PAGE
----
President Obasanjo, however, has refuted the claims of the Opposition. In a nationally broadcast speech after the election results were announced, he described the vote as "peaceful, free and transparent". He said that the people had voted for a harmonious and united Nigeria.
His supporters said that even if there were shortcomings in the election process, Obasanjo was the frontrunner. Senior government officials have threatened to take tough action against Opposition leaders if they organised mass protests. "The presidential election result is a true reflection of the will of the Nigerian electorate," said Abel Guobadia, the Chairman of the Electoral Commission.
Obasanjo's first term in office, beginning May 1999, was a turbulent one. Ethnic and religious divisions widened in the last four years. Since 1999, over 10,000 Nigerians have been victims of violence; many of them were killed by the armed forces deployed by the government to maintain law and order in sensitive areas. Universities did not function for months. The lecturers are locked in a pay dispute with the government.
Obasanjo came to power promising to solve the nation's endemic problems of corruption and poverty. But corruption seems to have only increased. Some Nigerian legislators allegedly demanded bribes to pass an anti-corruption law. None of the big fish involved in corrupt practices have been jailed. Much of the money squirrelled away by the late military dictator, Sani Abacha, in Swiss banks, has not been returned. (The Abacha family had admitted to having billions of dollars in secret bank accounts.) The government ran up a hefty deficit and failed to service the country's external debts. When he first assumed office, Obasanjo promised a 7 per cent annual rate of growth. But the Nigerian economy actually shrank last year.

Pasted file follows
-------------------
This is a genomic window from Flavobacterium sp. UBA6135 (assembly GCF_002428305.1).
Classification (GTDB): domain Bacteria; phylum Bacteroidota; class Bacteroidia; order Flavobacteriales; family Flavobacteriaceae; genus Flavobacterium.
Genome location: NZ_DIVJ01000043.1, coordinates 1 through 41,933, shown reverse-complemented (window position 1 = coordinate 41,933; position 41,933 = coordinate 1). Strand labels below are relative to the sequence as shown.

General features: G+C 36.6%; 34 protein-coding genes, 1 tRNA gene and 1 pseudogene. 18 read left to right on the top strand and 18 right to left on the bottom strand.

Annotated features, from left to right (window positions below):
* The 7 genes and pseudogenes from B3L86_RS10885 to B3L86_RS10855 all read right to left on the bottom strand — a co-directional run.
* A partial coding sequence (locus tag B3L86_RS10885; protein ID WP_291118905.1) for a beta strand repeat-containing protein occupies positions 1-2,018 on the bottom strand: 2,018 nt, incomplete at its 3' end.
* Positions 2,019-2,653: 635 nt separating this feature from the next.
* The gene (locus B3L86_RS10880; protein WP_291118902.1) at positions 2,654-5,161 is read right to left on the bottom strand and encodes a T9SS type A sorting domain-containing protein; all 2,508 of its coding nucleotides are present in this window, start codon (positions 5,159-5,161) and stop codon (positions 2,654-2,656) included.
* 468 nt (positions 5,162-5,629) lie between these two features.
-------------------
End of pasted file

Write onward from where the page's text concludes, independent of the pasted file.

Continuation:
Another serious problem that has the potential to inflict long-term damage to the country also cropped up during Obasanjo's first term. Some northern politicians tried to gain political mileage by introducing the Sharia law, which incorporates punishments such as flogging, amputation and stoning. In January 2000, Zamfara became the first State to introduce the Islamic law. This infuriated the Christian population, which is concentrated mostly in the east and west of the country. But the move was a vote-getter in the northern States. An ardent proponent of an even tougher interpretation of the Sharia law won the Governor's post in Kano State, defeating the candidate of the ruling party. At present 12 States in the north have adopted the Sharia law. The subsequent religious polarisation, pitting Muslims against Christians, led to serious riots in State capital cities such as Kaduna and Kano.
There are many challenges ahead for Obasanjo. The most important one is to convince his people and the international community about the credibility of his re-election. He will have to give priority to poverty alleviation in a country where 66 per cent of the population lives on the equivalent of less than a dollar a day. According to available statistics, the standard of living in Nigeria has actually gone down since the country gained independence. The per capita income has fallen from $1,000 a year in 1980 to less than $300.